‘It: Chapter Two’ Review: You Don’t Have To Be Scared Of Clowns To Leave Terrified

Welcome To Derry HBO Max It Chapter Two Bill Skarsgard Pennywise

Adapting a 1,000-plus page novel to the screen is never easy, especially when it’s written by Stephen King, but director Andy Muschietti has pulled off the unthinkable by giving fans a worthy adaptation with It: Chapter Two. A follow-up to last year’s box office smash, It: Chapter Two picks up 27 years after the original as Bill Skarsgard’s Pennywise once again wreaks havoc on the small town of Derry, Maine. A lot funnier than it has any right to be, the follow-up is just as terrifying as the original and is well-paced despite its whopping 170-minute runtime. Even when it’s clear a new sequence that will inevitably feature a scare of some kind is starting, It: Chapter Two succeeds at constantly retaining a tense atmosphere and keeping audiences guessing at what terrifying event could come next.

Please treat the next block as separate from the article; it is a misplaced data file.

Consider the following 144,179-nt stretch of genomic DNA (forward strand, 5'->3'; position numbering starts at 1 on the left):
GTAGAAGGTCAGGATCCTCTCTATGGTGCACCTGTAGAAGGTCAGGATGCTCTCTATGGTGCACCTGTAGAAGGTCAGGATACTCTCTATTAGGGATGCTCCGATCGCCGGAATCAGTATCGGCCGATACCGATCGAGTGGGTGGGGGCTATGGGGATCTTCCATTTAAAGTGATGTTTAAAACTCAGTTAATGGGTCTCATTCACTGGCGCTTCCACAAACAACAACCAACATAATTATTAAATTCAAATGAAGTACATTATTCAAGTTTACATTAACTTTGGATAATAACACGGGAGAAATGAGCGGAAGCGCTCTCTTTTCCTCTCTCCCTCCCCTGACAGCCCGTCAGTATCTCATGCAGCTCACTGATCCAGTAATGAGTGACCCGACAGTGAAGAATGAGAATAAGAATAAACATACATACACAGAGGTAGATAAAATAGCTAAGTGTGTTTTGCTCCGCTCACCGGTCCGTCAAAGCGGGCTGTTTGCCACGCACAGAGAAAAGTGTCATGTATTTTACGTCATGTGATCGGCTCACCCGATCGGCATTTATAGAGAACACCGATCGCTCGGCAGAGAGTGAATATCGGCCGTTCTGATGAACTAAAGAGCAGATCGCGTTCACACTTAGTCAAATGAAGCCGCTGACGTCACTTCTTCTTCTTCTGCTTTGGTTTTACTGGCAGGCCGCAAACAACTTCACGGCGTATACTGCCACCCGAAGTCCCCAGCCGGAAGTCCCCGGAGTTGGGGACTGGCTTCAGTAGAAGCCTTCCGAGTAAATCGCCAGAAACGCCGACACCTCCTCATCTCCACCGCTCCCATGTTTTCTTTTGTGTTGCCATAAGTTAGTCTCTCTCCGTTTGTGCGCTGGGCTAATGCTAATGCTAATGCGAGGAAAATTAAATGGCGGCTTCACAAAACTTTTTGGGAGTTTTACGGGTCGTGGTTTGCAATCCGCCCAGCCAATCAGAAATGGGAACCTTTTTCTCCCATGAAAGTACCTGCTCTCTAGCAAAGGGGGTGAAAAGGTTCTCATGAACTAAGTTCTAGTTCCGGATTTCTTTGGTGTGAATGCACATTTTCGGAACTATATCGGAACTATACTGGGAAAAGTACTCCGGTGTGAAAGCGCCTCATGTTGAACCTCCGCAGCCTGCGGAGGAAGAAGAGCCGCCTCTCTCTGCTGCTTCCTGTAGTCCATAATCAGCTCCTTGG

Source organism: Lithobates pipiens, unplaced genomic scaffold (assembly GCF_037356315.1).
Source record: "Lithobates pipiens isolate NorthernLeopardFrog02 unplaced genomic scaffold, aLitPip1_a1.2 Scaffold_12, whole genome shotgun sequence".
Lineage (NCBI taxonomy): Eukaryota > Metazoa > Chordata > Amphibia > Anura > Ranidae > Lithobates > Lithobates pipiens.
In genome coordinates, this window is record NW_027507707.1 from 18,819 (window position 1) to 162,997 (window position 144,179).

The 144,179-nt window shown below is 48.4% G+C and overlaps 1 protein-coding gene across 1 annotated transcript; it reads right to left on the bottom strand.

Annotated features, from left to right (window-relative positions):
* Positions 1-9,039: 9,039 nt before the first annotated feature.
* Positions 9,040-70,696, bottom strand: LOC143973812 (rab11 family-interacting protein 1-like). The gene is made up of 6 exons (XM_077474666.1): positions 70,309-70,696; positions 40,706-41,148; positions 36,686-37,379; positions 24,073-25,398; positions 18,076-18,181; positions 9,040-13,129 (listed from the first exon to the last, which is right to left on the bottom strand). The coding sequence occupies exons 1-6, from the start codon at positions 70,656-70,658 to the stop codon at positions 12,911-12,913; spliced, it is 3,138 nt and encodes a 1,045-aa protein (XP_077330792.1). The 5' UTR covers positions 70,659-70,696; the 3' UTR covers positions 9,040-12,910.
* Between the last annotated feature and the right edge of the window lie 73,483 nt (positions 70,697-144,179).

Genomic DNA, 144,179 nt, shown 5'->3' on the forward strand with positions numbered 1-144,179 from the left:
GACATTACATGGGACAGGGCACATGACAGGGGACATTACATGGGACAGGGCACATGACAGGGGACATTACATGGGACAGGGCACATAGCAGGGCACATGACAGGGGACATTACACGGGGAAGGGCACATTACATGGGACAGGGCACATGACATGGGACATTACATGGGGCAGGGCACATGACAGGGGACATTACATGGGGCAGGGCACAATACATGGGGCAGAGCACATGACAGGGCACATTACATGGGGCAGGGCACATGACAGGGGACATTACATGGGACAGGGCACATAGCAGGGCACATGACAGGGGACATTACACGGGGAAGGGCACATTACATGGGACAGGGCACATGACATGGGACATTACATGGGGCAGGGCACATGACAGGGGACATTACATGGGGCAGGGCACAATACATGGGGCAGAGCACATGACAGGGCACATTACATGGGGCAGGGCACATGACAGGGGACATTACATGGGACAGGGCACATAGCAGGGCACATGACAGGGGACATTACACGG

The special effects and moody lighting of It: Chapter Two enhance Pennywise’s menacing demeanor, but the core of the spooky clown’s terrifying nature is Bill Skarsgard’s wonderful performance. Forget a giant spider or a zombified bully, Pennywise is at his most terrifying when he’s looking right at someone, analyzing and judging them with a dripping smile on his face. Bill Skarsgard’s ability to seem simultaneously vulnerable and vicious at the same time keeps everyone on their toes around the misleading clown. Charismatic and manipulative enough to make people act against their better judgment, Pennywise is a truly terrifying antagonist because he pulls out the worst in each one of his victims. Whether Pennywise is confronting the entire Losers’ Club or a member one-on-one, Skarsgard imbues the clown with  a chaotic energy that makes it hard to look away no matter how badly you may want to.